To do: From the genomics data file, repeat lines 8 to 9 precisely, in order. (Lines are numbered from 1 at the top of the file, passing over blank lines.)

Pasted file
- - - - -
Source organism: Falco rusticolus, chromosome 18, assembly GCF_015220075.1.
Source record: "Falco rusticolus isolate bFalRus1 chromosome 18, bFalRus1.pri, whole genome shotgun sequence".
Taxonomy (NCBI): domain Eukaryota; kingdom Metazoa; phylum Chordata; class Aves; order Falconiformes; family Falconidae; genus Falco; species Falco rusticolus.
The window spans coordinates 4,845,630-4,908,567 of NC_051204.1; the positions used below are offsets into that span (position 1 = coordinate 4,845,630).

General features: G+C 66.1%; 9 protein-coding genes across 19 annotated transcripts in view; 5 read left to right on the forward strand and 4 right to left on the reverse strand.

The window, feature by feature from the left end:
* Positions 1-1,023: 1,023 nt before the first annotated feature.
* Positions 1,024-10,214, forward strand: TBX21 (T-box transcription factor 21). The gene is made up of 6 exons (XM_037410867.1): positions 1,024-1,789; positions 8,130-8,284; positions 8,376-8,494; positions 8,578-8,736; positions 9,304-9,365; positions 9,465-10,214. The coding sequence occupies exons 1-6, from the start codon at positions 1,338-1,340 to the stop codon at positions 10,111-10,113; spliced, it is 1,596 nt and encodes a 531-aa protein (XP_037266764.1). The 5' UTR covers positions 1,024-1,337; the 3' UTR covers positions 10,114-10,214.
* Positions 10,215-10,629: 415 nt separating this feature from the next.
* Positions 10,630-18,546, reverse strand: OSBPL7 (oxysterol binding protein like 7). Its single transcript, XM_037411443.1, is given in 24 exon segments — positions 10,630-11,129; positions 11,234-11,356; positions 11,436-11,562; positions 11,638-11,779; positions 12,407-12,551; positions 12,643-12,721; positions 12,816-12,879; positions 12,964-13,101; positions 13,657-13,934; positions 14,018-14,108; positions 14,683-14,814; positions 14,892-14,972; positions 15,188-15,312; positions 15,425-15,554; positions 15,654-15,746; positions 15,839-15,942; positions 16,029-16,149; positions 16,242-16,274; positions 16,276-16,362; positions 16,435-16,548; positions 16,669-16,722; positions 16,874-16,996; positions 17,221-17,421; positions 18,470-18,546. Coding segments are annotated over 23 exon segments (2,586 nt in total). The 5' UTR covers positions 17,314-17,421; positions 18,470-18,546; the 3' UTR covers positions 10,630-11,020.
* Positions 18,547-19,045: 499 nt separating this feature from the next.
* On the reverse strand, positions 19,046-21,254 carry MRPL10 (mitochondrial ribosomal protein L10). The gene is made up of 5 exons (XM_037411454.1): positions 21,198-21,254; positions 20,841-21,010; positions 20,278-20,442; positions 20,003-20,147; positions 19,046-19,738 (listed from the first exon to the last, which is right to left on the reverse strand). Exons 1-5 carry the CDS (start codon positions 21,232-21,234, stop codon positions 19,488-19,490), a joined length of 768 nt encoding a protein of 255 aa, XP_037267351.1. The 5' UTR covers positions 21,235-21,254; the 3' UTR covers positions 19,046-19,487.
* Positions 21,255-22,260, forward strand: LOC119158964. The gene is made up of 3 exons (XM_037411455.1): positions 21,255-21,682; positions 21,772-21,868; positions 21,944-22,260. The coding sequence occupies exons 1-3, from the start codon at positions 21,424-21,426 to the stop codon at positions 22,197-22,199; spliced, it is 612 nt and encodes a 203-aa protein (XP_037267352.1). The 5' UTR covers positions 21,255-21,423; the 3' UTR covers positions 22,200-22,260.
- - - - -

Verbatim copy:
* Positions 1,024-10,214, forward strand: TBX21 (T-box transcription factor 21). The gene is made up of 6 exons (XM_037410867.1): positions 1,024-1,789; positions 8,130-8,284; positions 8,376-8,494; positions 8,578-8,736; positions 9,304-9,365; positions 9,465-10,214. The coding sequence occupies exons 1-6, from the start codon at positions 1,338-1,340 to the stop codon at positions 10,111-10,113; spliced, it is 1,596 nt and encodes a 531-aa protein (XP_037266764.1). The 5' UTR covers positions 1,024-1,337; the 3' UTR covers positions 10,114-10,214.
* Positions 10,215-10,629: 415 nt separating this feature from the next.